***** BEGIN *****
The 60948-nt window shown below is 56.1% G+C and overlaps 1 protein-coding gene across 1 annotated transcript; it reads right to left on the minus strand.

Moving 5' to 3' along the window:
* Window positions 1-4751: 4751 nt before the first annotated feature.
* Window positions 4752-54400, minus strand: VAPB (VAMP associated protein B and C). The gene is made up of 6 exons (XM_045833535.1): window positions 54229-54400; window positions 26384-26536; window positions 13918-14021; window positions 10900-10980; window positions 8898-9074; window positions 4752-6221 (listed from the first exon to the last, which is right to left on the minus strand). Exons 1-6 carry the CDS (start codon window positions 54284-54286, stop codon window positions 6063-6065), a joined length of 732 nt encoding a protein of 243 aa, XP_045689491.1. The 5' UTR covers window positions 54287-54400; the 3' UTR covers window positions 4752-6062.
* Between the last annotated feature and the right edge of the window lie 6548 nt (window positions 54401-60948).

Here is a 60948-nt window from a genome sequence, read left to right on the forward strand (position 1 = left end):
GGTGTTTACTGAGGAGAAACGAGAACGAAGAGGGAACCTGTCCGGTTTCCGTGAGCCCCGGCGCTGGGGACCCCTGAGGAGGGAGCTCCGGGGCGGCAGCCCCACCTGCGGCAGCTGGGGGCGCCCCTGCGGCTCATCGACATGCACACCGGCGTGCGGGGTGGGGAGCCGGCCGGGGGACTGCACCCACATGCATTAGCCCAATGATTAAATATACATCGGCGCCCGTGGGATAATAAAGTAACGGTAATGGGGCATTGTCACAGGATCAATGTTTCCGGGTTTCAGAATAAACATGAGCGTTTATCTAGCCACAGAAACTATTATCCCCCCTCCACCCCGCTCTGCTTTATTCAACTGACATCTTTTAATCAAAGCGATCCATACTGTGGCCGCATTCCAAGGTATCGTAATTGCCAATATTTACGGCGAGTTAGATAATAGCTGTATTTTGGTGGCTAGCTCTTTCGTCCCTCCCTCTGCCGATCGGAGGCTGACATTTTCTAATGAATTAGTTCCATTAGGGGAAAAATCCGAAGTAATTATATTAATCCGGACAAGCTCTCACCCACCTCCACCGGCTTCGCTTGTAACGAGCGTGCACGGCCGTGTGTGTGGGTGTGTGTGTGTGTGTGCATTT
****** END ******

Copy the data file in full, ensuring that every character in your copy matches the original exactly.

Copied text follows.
The 60948-nt window shown below is 56.1% G+C and overlaps 1 protein-coding gene across 1 annotated transcript; it reads right to left on the minus strand.

Moving 5' to 3' along the window:
* Window positions 1-4751: 4751 nt before the first annotated feature.
* Window positions 4752-54400, minus strand: VAPB (VAMP associated protein B and C). The gene is made up of 6 exons (XM_045833535.1): window positions 54229-54400; window positions 26384-26536; window positions 13918-14021; window positions 10900-10980; window positions 8898-9074; window positions 4752-6221 (listed from the first exon to the last, which is right to left on the minus strand). Exons 1-6 carry the CDS (start codon window positions 54284-54286, stop codon window positions 6063-6065), a joined length of 732 nt encoding a protein of 243 aa, XP_045689491.1. The 5' UTR covers window positions 54287-54400; the 3' UTR covers window positions 4752-6062.
* Between the last annotated feature and the right edge of the window lie 6548 nt (window positions 54401-60948).

Here is a 60948-nt window from a genome sequence, read left to right on the forward strand (position 1 = left end):
GGTGTTTACTGAGGAGAAACGAGAACGAAGAGGGAACCTGTCCGGTTTCCGTGAGCCCCGGCGCTGGGGACCCCTGAGGAGGGAGCTCCGGGGCGGCAGCCCCACCTGCGGCAGCTGGGGGCGCCCCTGCGGCTCATCGACATGCACACCGGCGTGCGGGGTGGGGAGCCGGCCGGGGGACTGCACCCACATGCATTAGCCCAATGATTAAATATACATCGGCGCCCGTGGGATAATAAAGTAACGGTAATGGGGCATTGTCACAGGATCAATGTTTCCGGGTTTCAGAATAAACATGAGCGTTTATCTAGCCACAGAAACTATTATCCCCCCTCCACCCCGCTCTGCTTTATTCAACTGACATCTTTTAATCAAAGCGATCCATACTGTGGCCGCATTCCAAGGTATCGTAATTGCCAATATTTACGGCGAGTTAGATAATAGCTGTATTTTGGTGGCTAGCTCTTTCGTCCCTCCCTCTGCCGATCGGAGGCTGACATTTTCTAATGAATTAGTTCCATTAGGGGAAAAATCCGAAGTAATTATATTAATCCGGACAAGCTCTCACCCACCTCCACCGGCTTCGCTTGTAACGAGCGTGCACGGCCGTGTGTGTGGGTGTGTGTGTGTGTGTGCATTT